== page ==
Beck's prediction was also dismissed when he made it, particularly by his fellow conservatives. Then-Fox News contributor Bill Kristol wrote that Beck was "marginalizing himself" through his "hysteria" about the protests in Egypt, likening him to the conspiracy-minded John Birch Society. National Review Online editor Rich Lowry endorsed Kristol's "well-deserved shot at Glenn Beck's latest wild theorizing." And the Wall Street Journal's John Fund described Beck's claims as "apocalyptic conspiracy terms" that went too far.
Right-wing media are using President Obama's plan to fight the Ebola outbreak in West Africa as another opportunity to attack him. Conservatives are calling the president a "hypocrite" because he's sending "more soldiers to fight Ebola than we are sending to fight ISIS"; labeling the plan "arrogant" because of problems with HealthCare.gov; and accusing him of trying to "change the subject" by "fighting a really bad flu bug."
The White House announced on September 16 that the United States would send 3,000 troops to Africa to help combat the Ebola threat. The U.S. military and broader uniformed services effort will "entail command and control, logistics expertise, training, and engineering support."
President Obama said in a speech that "[m]ore than 2,400 men, women and children are known to have died -- and we strongly suspect that the actual death toll is higher than that ... In West Africa, Ebola is now an epidemic of the likes that we have not seen before. It's spiraling out of control. It is getting worse. It's spreading faster and exponentially. Today, thousands of people in West Africa are infected. That number could rapidly grow to tens of thousands. And if the outbreak is not stopped now, we could be looking at hundreds of thousands of people infected, with profound political and economic."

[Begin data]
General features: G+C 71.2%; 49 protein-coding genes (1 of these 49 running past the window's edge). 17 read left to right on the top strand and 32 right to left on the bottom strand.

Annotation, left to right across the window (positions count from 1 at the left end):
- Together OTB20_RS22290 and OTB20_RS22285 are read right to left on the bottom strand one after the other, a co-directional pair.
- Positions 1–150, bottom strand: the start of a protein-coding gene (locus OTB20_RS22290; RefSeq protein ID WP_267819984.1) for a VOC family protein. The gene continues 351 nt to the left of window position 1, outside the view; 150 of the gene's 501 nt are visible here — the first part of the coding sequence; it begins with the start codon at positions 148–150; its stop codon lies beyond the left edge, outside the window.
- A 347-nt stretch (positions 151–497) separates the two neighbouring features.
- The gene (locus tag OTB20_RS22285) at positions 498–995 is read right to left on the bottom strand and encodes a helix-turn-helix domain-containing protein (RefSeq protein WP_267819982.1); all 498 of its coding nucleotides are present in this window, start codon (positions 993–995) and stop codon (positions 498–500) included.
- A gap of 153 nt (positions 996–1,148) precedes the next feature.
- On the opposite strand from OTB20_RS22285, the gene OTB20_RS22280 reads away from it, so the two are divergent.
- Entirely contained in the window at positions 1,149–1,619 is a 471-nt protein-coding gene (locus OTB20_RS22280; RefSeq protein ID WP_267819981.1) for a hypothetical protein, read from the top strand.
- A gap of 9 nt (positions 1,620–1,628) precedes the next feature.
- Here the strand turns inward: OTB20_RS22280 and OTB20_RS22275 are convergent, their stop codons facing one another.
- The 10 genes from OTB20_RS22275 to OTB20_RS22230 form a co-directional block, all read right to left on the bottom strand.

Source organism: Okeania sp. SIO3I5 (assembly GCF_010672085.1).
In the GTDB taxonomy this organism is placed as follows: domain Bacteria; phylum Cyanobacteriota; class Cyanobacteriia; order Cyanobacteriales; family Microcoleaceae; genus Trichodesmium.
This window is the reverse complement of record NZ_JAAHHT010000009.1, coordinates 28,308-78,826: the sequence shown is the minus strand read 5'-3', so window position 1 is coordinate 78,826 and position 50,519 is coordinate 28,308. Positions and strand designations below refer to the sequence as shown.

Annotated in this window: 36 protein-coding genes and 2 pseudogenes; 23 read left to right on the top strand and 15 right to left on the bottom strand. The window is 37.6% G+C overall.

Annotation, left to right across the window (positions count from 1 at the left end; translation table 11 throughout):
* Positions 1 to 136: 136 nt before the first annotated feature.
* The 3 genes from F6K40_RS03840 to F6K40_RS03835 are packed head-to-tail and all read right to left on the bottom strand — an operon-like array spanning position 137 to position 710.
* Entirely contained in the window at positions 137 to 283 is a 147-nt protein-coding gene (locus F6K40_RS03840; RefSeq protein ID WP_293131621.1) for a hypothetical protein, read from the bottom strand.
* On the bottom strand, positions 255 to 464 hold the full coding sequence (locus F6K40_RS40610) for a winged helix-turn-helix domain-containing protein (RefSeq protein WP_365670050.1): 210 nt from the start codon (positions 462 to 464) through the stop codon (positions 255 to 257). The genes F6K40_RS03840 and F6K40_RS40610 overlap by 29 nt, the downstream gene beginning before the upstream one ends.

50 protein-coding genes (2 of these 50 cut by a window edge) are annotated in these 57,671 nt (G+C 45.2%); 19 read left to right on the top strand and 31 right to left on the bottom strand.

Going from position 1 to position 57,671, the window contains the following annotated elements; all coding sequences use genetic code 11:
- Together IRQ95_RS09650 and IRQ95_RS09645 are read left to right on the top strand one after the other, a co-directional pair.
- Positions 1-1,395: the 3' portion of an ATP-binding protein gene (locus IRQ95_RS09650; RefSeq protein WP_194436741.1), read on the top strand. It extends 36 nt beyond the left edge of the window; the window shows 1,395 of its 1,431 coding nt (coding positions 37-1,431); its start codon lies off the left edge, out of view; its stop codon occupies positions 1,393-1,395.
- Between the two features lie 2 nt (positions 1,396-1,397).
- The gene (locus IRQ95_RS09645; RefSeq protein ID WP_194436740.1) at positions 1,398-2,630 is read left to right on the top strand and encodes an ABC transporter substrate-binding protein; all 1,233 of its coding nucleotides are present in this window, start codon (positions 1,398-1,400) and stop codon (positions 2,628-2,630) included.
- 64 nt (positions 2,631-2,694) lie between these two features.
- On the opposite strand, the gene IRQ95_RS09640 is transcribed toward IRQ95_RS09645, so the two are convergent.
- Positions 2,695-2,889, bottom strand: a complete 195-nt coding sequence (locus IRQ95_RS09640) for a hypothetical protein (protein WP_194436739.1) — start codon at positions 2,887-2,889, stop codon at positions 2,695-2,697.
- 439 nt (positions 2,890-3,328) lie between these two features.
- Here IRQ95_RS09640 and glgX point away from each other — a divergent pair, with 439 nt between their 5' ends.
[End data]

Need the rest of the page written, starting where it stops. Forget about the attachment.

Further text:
Conservatives responded to the plan by mocking the president and his policies:
After terrorists kidnapped and beheaded two American journalists, James Foley and Steven Sotloff, while releasing gruesome videos of the act, Fox News focused much of its ire on President Obama, portraying him as a source of troubling weakness.
"The president stuck his head in the sand, and now we've seen two Americans have lost their heads," insisted Fox analyst K.T. McFarland. Colleague Ralph Peters claimed of the president's foreign policy, "We have a president who has a real physiological problem: that he can't face responsibility and certainly not the responsibilities of his office," while Sean Hannity wondered if Obama's "radical indoctrination" had clouded his judgment.
On and on it goes, as the blame-America finger pointing takes up hour after hour of programming. The Washington Times' Charles Hurt on Wednesday wanted to know when Obama would stop acting like a community organizer and start hunting down the killers. Charles Krauthammer condemned Obama for not rising to the occasion, while former Vice President Dick Cheney appeared on Fox to claim world leaders see the president as "weak and ineffective" in the wake of the most recent beheading.